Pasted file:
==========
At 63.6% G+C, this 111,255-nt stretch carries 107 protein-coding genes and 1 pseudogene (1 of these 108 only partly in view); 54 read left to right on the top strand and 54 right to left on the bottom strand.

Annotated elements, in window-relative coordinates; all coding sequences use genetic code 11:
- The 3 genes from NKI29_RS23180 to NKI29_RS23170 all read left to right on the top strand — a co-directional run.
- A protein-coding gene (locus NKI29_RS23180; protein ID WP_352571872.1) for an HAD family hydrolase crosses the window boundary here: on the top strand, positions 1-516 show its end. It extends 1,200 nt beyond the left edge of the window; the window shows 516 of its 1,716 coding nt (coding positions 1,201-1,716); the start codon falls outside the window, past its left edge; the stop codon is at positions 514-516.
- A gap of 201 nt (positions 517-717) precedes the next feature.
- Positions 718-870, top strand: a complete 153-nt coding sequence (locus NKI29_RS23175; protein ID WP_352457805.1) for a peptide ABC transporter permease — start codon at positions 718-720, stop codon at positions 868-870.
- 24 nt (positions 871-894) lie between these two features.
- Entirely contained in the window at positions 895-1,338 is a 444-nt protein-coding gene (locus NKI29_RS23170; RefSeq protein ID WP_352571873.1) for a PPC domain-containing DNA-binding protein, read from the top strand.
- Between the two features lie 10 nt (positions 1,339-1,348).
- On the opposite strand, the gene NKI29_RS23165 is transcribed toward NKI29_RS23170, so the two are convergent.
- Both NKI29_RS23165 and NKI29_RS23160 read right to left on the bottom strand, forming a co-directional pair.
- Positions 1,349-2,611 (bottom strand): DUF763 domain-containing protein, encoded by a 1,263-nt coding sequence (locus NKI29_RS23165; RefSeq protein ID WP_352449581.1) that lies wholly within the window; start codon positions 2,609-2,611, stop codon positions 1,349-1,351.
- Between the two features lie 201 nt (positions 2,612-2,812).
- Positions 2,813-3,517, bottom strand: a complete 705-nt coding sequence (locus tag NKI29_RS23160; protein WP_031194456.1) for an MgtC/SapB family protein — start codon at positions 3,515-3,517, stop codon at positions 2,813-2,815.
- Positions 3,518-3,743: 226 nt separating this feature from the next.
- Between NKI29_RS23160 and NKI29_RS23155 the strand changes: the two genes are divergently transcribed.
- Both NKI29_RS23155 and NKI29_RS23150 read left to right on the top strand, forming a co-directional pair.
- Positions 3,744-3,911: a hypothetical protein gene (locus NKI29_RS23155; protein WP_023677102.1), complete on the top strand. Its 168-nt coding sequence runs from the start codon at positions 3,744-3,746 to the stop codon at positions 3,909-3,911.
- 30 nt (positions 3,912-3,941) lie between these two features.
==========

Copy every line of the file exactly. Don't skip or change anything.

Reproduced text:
At 63.6% G+C, this 111,255-nt stretch carries 107 protein-coding genes and 1 pseudogene (1 of these 108 only partly in view); 54 read left to right on the top strand and 54 right to left on the bottom strand.

Annotated elements, in window-relative coordinates; all coding sequences use genetic code 11:
- The 3 genes from NKI29_RS23180 to NKI29_RS23170 all read left to right on the top strand — a co-directional run.
- A protein-coding gene (locus NKI29_RS23180; protein ID WP_352571872.1) for an HAD family hydrolase crosses the window boundary here: on the top strand, positions 1-516 show its end. It extends 1,200 nt beyond the left edge of the window; the window shows 516 of its 1,716 coding nt (coding positions 1,201-1,716); the start codon falls outside the window, past its left edge; the stop codon is at positions 514-516.
- A gap of 201 nt (positions 517-717) precedes the next feature.
- Positions 718-870, top strand: a complete 153-nt coding sequence (locus NKI29_RS23175; protein ID WP_352457805.1) for a peptide ABC transporter permease — start codon at positions 718-720, stop codon at positions 868-870.
- 24 nt (positions 871-894) lie between these two features.
- Entirely contained in the window at positions 895-1,338 is a 444-nt protein-coding gene (locus NKI29_RS23170; RefSeq protein ID WP_352571873.1) for a PPC domain-containing DNA-binding protein, read from the top strand.
- Between the two features lie 10 nt (positions 1,339-1,348).
- On the opposite strand, the gene NKI29_RS23165 is transcribed toward NKI29_RS23170, so the two are convergent.
- Both NKI29_RS23165 and NKI29_RS23160 read right to left on the bottom strand, forming a co-directional pair.
- Positions 1,349-2,611 (bottom strand): DUF763 domain-containing protein, encoded by a 1,263-nt coding sequence (locus NKI29_RS23165; RefSeq protein ID WP_352449581.1) that lies wholly within the window; start codon positions 2,609-2,611, stop codon positions 1,349-1,351.
- Between the two features lie 201 nt (positions 2,612-2,812).
- Positions 2,813-3,517, bottom strand: a complete 705-nt coding sequence (locus tag NKI29_RS23160; protein WP_031194456.1) for an MgtC/SapB family protein — start codon at positions 3,515-3,517, stop codon at positions 2,813-2,815.
- Positions 3,518-3,743: 226 nt separating this feature from the next.
- Between NKI29_RS23160 and NKI29_RS23155 the strand changes: the two genes are divergently transcribed.
- Both NKI29_RS23155 and NKI29_RS23150 read left to right on the top strand, forming a co-directional pair.
- Positions 3,744-3,911: a hypothetical protein gene (locus NKI29_RS23155; protein WP_023677102.1), complete on the top strand. Its 168-nt coding sequence runs from the start codon at positions 3,744-3,746 to the stop codon at positions 3,909-3,911.
- 30 nt (positions 3,912-3,941) lie between these two features.